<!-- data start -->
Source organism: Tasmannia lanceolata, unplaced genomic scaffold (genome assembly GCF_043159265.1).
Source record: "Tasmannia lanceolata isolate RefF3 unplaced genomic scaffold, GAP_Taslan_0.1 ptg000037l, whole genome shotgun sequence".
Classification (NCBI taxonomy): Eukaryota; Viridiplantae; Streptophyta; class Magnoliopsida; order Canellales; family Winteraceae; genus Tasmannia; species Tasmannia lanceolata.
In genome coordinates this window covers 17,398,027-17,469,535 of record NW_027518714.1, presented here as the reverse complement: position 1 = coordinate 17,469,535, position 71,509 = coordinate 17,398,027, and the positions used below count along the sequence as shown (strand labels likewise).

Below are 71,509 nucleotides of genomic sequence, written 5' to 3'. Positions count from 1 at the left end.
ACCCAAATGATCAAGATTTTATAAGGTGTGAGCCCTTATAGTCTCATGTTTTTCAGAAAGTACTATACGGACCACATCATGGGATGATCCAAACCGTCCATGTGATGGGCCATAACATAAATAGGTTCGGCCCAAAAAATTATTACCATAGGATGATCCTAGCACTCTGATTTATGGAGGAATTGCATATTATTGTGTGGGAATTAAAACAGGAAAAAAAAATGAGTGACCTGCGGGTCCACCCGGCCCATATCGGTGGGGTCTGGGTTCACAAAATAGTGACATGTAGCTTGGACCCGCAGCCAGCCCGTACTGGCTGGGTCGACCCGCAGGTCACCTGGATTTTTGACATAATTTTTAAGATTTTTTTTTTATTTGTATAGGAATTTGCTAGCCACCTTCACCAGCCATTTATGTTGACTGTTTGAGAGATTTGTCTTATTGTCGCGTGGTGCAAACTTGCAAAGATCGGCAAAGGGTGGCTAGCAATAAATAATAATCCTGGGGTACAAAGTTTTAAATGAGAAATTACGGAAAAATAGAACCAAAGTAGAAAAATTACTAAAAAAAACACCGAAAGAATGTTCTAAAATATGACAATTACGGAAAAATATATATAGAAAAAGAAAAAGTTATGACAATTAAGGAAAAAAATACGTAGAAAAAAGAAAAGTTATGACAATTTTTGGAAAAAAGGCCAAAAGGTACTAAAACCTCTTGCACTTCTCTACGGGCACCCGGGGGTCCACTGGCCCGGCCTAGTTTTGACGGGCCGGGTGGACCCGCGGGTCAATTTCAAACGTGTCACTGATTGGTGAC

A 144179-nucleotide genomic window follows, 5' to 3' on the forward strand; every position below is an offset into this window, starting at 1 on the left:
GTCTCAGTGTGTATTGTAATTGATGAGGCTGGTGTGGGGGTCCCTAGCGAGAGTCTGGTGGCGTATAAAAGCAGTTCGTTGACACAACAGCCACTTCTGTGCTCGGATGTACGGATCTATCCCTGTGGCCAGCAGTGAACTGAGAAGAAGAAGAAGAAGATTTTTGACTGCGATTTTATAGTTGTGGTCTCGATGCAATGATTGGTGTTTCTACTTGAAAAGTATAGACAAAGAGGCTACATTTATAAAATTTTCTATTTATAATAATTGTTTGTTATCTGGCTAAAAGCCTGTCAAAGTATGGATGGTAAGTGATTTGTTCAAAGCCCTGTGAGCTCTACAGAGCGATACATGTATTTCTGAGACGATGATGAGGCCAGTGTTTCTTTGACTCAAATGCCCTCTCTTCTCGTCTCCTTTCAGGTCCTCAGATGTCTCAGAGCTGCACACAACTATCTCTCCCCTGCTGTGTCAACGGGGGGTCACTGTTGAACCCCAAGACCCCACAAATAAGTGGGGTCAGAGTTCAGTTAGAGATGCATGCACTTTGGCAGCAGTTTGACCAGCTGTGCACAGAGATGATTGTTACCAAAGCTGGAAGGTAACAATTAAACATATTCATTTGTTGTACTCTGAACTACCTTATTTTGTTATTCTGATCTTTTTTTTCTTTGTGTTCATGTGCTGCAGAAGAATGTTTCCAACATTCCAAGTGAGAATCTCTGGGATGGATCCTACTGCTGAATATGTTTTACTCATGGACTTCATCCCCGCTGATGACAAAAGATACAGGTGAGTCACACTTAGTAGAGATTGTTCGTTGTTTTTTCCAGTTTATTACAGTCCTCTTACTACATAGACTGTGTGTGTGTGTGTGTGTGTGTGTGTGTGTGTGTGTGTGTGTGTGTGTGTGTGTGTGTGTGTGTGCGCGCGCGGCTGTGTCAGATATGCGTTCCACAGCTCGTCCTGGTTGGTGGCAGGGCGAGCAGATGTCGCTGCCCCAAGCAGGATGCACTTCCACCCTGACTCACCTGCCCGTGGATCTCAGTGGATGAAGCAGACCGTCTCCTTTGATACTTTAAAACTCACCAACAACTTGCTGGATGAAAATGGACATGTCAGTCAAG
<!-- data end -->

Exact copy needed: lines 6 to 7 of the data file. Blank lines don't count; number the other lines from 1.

ACCCAAATGATCAAGATTTTATAAGGTGTGAGCCCTTATAGTCTCATGTTTTTCAGAAAGTACTATACGGACCACATCATGGGATGATCCAAACCGTCCATGTGATGGGCCATAACATAAATAGGTTCGGCCCAAAAAATTATTACCATAGGATGATCCTAGCACTCTGATTTATGGAGGAATTGCATATTATTGTGTGGGAATTAAAACAGGAAAAAAAAATGAGTGACCTGCGGGTCCACCCGGCCCATATCGGTGGGGTCTGGGTTCACAAAATAGTGACATGTAGCTTGGACCCGCAGCCAGCCCGTACTGGCTGGGTCGACCCGCAGGTCACCTGGATTTTTGACATAATTTTTAAGATTTTTTTTTTATTTGTATAGGAATTTGCTAGCCACCTTCACCAGCCATTTATGTTGACTGTTTGAGAGATTTGTCTTATTGTCGCGTGGTGCAAACTTGCAAAGATCGGCAAAGGGTGGCTAGCAATAAATAATAATCCTGGGGTACAAAGTTTTAAATGAGAAATTACGGAAAAATAGAACCAAAGTAGAAAAATTACTAAAAAAAACACCGAAAGAATGTTCTAAAATATGACAATTACGGAAAAATATATATAGAAAAAGAAAAAGTTATGACAATTAAGGAAAAAAATACGTAGAAAAAAGAAAAGTTATGACAATTTTTGGAAAAAAGGCCAAAAGGTACTAAAACCTCTTGCACTTCTCTACGGGCACCCGGGGGTCCACTGGCCCGGCCTAGTTTTGACGGGCCGGGTGGACCCGCGGGTCAATTTCAAACGTGTCACTGATTGGTGAC

A 144179-nucleotide genomic window follows, 5' to 3' on the forward strand; every position below is an offset into this window, starting at 1 on the left: